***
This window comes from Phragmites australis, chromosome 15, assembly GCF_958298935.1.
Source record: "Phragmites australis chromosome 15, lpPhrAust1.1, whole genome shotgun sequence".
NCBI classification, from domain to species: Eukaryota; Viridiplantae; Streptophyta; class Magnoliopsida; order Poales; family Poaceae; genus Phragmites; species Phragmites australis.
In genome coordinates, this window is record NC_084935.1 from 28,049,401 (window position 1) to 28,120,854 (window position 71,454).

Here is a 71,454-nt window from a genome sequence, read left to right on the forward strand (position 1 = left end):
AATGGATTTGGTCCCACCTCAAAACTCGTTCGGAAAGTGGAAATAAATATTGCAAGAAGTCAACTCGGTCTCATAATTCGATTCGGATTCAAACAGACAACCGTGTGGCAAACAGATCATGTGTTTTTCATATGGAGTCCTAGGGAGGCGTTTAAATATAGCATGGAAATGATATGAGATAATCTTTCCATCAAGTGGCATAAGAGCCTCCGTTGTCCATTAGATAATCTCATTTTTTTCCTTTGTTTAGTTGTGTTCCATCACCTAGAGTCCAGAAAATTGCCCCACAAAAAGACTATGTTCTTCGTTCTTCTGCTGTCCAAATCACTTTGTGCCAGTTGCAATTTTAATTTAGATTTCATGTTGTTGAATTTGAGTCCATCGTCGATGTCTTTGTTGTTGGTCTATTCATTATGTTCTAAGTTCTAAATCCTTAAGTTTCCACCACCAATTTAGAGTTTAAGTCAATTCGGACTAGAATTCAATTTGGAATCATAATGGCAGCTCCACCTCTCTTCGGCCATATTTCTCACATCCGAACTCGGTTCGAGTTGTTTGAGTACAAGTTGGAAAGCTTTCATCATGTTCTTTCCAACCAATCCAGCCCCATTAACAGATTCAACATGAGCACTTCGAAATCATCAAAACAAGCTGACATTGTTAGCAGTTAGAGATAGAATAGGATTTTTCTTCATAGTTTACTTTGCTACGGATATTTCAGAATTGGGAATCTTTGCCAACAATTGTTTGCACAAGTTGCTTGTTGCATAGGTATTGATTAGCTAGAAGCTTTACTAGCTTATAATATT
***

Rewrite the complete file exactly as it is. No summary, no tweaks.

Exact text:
This window comes from Phragmites australis, chromosome 15, assembly GCF_958298935.1.
Source record: "Phragmites australis chromosome 15, lpPhrAust1.1, whole genome shotgun sequence".
NCBI classification, from domain to species: Eukaryota; Viridiplantae; Streptophyta; class Magnoliopsida; order Poales; family Poaceae; genus Phragmites; species Phragmites australis.
In genome coordinates, this window is record NC_084935.1 from 28,049,401 (window position 1) to 28,120,854 (window position 71,454).

Here is a 71,454-nt window from a genome sequence, read left to right on the forward strand (position 1 = left end):
AATGGATTTGGTCCCACCTCAAAACTCGTTCGGAAAGTGGAAATAAATATTGCAAGAAGTCAACTCGGTCTCATAATTCGATTCGGATTCAAACAGACAACCGTGTGGCAAACAGATCATGTGTTTTTCATATGGAGTCCTAGGGAGGCGTTTAAATATAGCATGGAAATGATATGAGATAATCTTTCCATCAAGTGGCATAAGAGCCTCCGTTGTCCATTAGATAATCTCATTTTTTTCCTTTGTTTAGTTGTGTTCCATCACCTAGAGTCCAGAAAATTGCCCCACAAAAAGACTATGTTCTTCGTTCTTCTGCTGTCCAAATCACTTTGTGCCAGTTGCAATTTTAATTTAGATTTCATGTTGTTGAATTTGAGTCCATCGTCGATGTCTTTGTTGTTGGTCTATTCATTATGTTCTAAGTTCTAAATCCTTAAGTTTCCACCACCAATTTAGAGTTTAAGTCAATTCGGACTAGAATTCAATTTGGAATCATAATGGCAGCTCCACCTCTCTTCGGCCATATTTCTCACATCCGAACTCGGTTCGAGTTGTTTGAGTACAAGTTGGAAAGCTTTCATCATGTTCTTTCCAACCAATCCAGCCCCATTAACAGATTCAACATGAGCACTTCGAAATCATCAAAACAAGCTGACATTGTTAGCAGTTAGAGATAGAATAGGATTTTTCTTCATAGTTTACTTTGCTACGGATATTTCAGAATTGGGAATCTTTGCCAACAATTGTTTGCACAAGTTGCTTGTTGCATAGGTATTGATTAGCTAGAAGCTTTACTAGCTTATAATATT